CAS award allocating fees and costs in violation of the right to be heard of parties
The case involved a dispute between several chess federations (the French, German, Swiss, Ukrainian and American Federations and a company named Karpov 2010 Inc.) in the framework of the election campaign for the new chairman of the Fédération Internationale des Echecs (“FIE”). Kirsan Ilyumzhinov’s candidacy was opposed by Anatoly Karpov (the former was subsequently elected). The main issue involved was whether or not the candidacy of the future chairman and that of his running mate had been submitted in accordance with the applicable rules.
In July 2010, the five national federations and Karpov 2010 Inc. – the company had been created with a view to supporting Anatoly Karpov’s candidacy – filed a request for arbitration against FIE before the Court of Arbitration for Sport (“CAS”).
The CAS appointed a Panel consisting of Dirk Reiner-Martens as chairman, with Richard H. McLaren and Quentin Byrne-Sutton. On September 27, 2010, the Panel found that it had jurisdiction except with regard to Karpov 2010 Inc. On the merits, the arbitrators dismissed the claim. The CAS award is published on the CAS website www.tas-cas.org.
The matter being of some urgency, the Parties and the Panel had agreed that an award should be issued swiftly and the CAS acted very efficiently. It found that it had jurisdiction, rejected the claim, and decided that the arbitration costs would be assessed later, but that 65% would be borne by the Claimants and 35% by FIE. The Claimants were also ordered to pay CHF 35,000 in legal fees.
An appeal was filed with the Federal Tribunal because the parties had asked to submit evidence (statements of expenses, etc.) as to their costs and requested the Panel to rule promptly on the merits at first, but to postpone a ruling on costs so that they could submit their respective statements.
As you will see, the appeal was granted – which does not happen very often before the Federal Tribunal as you know – and the following points are interesting in the opinion:
- The rule then in force, Article R64.5 of the Code of Sports Arbitration, provides that “as a general rule” the award should contain “a contribution” towards the “legal fees and other expenses” of the prevailing party. This rule does not give the parties a right to submit evidence as to costs under all circumstances, but only if, as in this case, the Panel is expressly requested to do so and the Panel does not reject the request (see section 4.2 of the opinion in this respect).
- An arbitral tribunal asking the parties to express their positions as to their costs and receiving request in this respect cannot issue on decision of the costs without giving the Parties an opportunity to express their views. If it does so it violates the “right to be heard” (Swiss parlance for due process) (see section 4.2 of the opinion in this respect).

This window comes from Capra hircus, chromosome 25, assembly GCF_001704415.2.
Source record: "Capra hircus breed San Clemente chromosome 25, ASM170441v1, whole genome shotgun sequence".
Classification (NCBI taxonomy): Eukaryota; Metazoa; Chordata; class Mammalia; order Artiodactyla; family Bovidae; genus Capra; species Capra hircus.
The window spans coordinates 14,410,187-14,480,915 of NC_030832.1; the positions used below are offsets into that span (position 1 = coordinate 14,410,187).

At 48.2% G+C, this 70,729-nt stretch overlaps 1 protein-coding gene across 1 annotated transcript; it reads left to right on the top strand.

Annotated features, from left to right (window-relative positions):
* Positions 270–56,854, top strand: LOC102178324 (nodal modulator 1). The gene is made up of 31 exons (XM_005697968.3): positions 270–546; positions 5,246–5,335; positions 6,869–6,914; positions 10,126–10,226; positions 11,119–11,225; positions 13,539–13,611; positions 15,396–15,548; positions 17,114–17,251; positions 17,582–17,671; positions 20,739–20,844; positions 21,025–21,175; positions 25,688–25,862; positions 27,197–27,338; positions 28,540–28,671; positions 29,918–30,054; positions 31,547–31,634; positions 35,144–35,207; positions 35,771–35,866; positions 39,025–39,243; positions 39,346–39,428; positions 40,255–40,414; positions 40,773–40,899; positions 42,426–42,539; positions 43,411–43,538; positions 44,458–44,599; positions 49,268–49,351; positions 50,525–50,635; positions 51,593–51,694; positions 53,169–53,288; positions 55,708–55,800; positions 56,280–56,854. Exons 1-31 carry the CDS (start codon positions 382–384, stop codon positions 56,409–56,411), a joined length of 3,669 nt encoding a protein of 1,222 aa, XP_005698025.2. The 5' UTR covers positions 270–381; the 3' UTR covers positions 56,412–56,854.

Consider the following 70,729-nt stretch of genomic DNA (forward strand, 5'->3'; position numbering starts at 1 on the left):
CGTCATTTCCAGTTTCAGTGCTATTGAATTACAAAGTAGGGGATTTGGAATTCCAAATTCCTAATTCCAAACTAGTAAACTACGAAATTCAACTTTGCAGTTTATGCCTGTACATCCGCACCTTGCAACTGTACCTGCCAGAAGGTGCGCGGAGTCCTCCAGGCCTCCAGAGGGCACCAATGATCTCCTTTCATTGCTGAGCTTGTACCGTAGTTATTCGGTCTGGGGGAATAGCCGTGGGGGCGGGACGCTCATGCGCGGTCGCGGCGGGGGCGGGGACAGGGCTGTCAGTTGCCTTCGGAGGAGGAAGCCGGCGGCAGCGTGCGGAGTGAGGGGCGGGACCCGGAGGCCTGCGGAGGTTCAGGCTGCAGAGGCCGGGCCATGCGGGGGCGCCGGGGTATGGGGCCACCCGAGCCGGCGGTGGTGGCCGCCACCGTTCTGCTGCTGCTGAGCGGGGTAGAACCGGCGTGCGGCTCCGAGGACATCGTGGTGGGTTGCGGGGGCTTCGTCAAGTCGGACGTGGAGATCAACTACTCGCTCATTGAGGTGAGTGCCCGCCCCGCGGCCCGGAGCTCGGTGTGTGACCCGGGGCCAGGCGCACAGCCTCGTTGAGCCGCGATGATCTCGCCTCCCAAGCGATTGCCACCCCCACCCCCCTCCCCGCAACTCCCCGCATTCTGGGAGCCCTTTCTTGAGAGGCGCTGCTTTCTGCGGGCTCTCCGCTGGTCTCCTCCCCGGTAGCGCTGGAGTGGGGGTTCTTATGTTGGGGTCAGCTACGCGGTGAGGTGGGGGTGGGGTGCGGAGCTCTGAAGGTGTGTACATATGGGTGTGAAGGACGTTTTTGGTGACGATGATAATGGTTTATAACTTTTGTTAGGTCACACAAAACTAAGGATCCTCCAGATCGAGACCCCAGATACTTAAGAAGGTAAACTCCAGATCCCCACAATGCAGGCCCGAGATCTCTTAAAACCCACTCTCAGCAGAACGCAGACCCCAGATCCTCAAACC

- The CAS would be well advised to define the concept of “contribution” within the meaning of Art. R64.5 of the Code, in order to give a more precise framework to the arbitrators’ discretion in such matters (see the end of paragraph 4.2 of the opinion in this respect).
The last point appears particularly interesting. It is unclear whether it is mere dictum or not. If not, one could anticipate that similar appeals might be filed in future when the arbitration is governed by the Swiss Rules or the ICC Rules, at least where the arbitrators issued a decision on costs without receiving submissions from the parties despite the fact that they expressly asked to do so. Whilst this is somewhat unlikely to happen, the consequence to be drawn from this decision is probably that before issuing a decision as to costs, international arbitrators sitting in Switzerland would be well advised to systematically give the parties an opportunity to file appropriate statements of costs with evidence relating to their expenses.
Judgment of March 17, 2011
First Civil Law Court
Federal Judge Klett (Mrs), presiding,
Federal Judge Corboz,
Federal Judge Rottenberg Liatowitsch (Mrs),
Federal Judge Kolly and
Federal Judge Kiss (Mrs).
Clerk of the Court: Carruzzo.
represented by Mr. Jean-Marc Reymond and Mr. Sébastien Besson
1. Federation A.________,
2. Federation B.________,
3. Federation C.________,
4. Federation D.________,
5. Federation E.________,
6. F. ________ Inc.,
all represented by Mr. Antonio Rigozzi and Ms. Ank Santens.
Federation X.________ (hereafter: X.________) is a Swiss law association with its seat in Lausanne. It groups the national federations of [name omitted], among which are the French, German, Swiss, Ukrainian and American federations, Respondents in these proceedings.
F. ________ Inc., other Respondent, is an entity subject to American law created in order to support the campaign of R._______ in the election of the chairman of X._______, which took place during the general meeting of the association held on September 29, 2010. He intended to replace the outgoing chairman, S._______, who was running for a new term in office.